Iowa Public Television


USDA Predicts Near Record Corn Crop

posted on July 11, 2008

On Monday, the Agriculture Department opened land enrolled in the Conservation Reserve Program, or CRP, to emergency haying and grazing. The move was designed to provide some relief to farmers -- particularly livestock producers -- who have struggled to cope with rising grain prices, torrential rains and record flooding.

USDA was considering the release of all 34.7 million acres enrolled in CRP without penalty to producers, but a lawsuit filed by several environmental groups has those plans on hold. On Wednesday, a federal judge ordered USDA to halt the haying and grazing program.

While cool, wet conditions delayed planting and crop development, last week's acreage report revealed farmers planted more corn than expected. And in light of this week's supply and demand report, the market is planning on a sizable crop this fall.

USDA Predicts Near Record Corn Crop With devastating flood waters receding and fresh seeds in the ground, USDA released its July supply and demand report this week. Despite all the severe weather hitting the Midwest it appears crop damage was not as serious as previously believed.

Factoring in flood losses and shifts in acreage USDA estimates a corn harvest of 11.7 billion bushels. The amount is just below private estimates of a little more than 12 billion but nearly even with June's official report. If everything holds, the harvest will be 10 percent smaller than last year's all-time record high of 13.1 billion bushels.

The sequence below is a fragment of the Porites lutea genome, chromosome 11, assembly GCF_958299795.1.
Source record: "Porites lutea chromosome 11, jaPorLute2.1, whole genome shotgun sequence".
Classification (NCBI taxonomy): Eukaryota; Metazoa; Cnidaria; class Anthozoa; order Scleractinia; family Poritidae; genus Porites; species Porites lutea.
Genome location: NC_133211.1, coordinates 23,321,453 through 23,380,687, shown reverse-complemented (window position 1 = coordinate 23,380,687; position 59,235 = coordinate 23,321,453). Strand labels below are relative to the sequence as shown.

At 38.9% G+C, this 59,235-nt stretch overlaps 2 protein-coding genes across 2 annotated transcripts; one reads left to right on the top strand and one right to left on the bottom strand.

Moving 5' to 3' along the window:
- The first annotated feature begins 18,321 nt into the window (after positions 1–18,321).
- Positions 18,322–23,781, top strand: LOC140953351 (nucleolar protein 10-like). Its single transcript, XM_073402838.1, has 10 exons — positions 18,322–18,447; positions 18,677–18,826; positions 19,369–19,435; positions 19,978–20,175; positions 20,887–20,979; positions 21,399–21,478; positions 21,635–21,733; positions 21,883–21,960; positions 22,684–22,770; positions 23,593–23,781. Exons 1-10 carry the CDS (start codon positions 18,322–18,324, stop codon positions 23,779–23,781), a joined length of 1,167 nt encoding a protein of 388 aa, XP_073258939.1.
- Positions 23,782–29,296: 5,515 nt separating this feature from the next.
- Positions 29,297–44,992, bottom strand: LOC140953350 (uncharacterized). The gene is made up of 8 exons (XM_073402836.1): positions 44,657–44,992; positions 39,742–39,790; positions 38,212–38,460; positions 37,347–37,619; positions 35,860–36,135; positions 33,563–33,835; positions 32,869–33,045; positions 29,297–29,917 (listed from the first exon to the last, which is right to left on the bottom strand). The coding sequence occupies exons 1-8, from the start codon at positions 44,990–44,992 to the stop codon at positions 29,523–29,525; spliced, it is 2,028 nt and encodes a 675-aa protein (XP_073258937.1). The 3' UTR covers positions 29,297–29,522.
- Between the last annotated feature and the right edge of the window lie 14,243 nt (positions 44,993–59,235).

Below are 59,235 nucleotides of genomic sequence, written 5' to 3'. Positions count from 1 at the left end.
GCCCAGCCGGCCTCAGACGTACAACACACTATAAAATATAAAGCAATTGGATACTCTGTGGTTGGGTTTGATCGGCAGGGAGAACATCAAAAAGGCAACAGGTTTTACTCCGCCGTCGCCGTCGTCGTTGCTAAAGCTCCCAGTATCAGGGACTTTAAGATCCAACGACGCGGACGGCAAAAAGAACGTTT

Even with a switch from corn by many Midwest farmers, USDA expects 3 billion bushels of soybeans to go into the bin. That's about 3 percent lower than last month's projection and in line with private estimates.

With the entire wheat crop mostly unaffected by the recent severe weather, USDA projects a harvest of 2.5 billion bushels. That's even with private estimates and only slightly higher than last month's quote.

In the weeks preceding this report weather damage had been a concern for the market. With recent surveys, last week's acreage report, and new crop estimates in hand, the market pondered the changes.

Tags: agriculture conservation corn crops markets news USDA